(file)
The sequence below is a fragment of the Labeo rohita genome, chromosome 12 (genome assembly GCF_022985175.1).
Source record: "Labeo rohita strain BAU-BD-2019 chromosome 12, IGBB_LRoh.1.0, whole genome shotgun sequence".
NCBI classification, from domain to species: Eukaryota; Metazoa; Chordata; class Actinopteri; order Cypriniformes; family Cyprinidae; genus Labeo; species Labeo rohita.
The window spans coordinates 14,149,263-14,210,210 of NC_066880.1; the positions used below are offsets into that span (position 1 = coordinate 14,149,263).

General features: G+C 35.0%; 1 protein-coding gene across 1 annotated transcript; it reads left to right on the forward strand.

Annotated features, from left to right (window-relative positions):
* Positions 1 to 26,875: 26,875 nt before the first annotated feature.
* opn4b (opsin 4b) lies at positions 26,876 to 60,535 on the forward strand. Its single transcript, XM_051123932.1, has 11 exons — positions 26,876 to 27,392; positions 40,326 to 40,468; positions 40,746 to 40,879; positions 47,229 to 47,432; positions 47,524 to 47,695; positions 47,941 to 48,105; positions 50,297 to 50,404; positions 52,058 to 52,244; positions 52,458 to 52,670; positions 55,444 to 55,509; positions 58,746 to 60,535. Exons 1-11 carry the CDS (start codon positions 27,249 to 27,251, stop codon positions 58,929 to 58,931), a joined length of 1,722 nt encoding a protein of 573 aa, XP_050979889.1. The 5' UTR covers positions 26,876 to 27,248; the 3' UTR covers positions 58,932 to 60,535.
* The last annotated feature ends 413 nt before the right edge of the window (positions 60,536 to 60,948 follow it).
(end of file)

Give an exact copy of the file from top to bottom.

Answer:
The sequence below is a fragment of the Labeo rohita genome, chromosome 12 (genome assembly GCF_022985175.1).
Source record: "Labeo rohita strain BAU-BD-2019 chromosome 12, IGBB_LRoh.1.0, whole genome shotgun sequence".
NCBI classification, from domain to species: Eukaryota; Metazoa; Chordata; class Actinopteri; order Cypriniformes; family Cyprinidae; genus Labeo; species Labeo rohita.
The window spans coordinates 14,149,263-14,210,210 of NC_066880.1; the positions used below are offsets into that span (position 1 = coordinate 14,149,263).

General features: G+C 35.0%; 1 protein-coding gene across 1 annotated transcript; it reads left to right on the forward strand.

Annotated features, from left to right (window-relative positions):
* Positions 1 to 26,875: 26,875 nt before the first annotated feature.
* opn4b (opsin 4b) lies at positions 26,876 to 60,535 on the forward strand. Its single transcript, XM_051123932.1, has 11 exons — positions 26,876 to 27,392; positions 40,326 to 40,468; positions 40,746 to 40,879; positions 47,229 to 47,432; positions 47,524 to 47,695; positions 47,941 to 48,105; positions 50,297 to 50,404; positions 52,058 to 52,244; positions 52,458 to 52,670; positions 55,444 to 55,509; positions 58,746 to 60,535. Exons 1-11 carry the CDS (start codon positions 27,249 to 27,251, stop codon positions 58,929 to 58,931), a joined length of 1,722 nt encoding a protein of 573 aa, XP_050979889.1. The 5' UTR covers positions 26,876 to 27,248; the 3' UTR covers positions 58,932 to 60,535.
* The last annotated feature ends 413 nt before the right edge of the window (positions 60,536 to 60,948 follow it).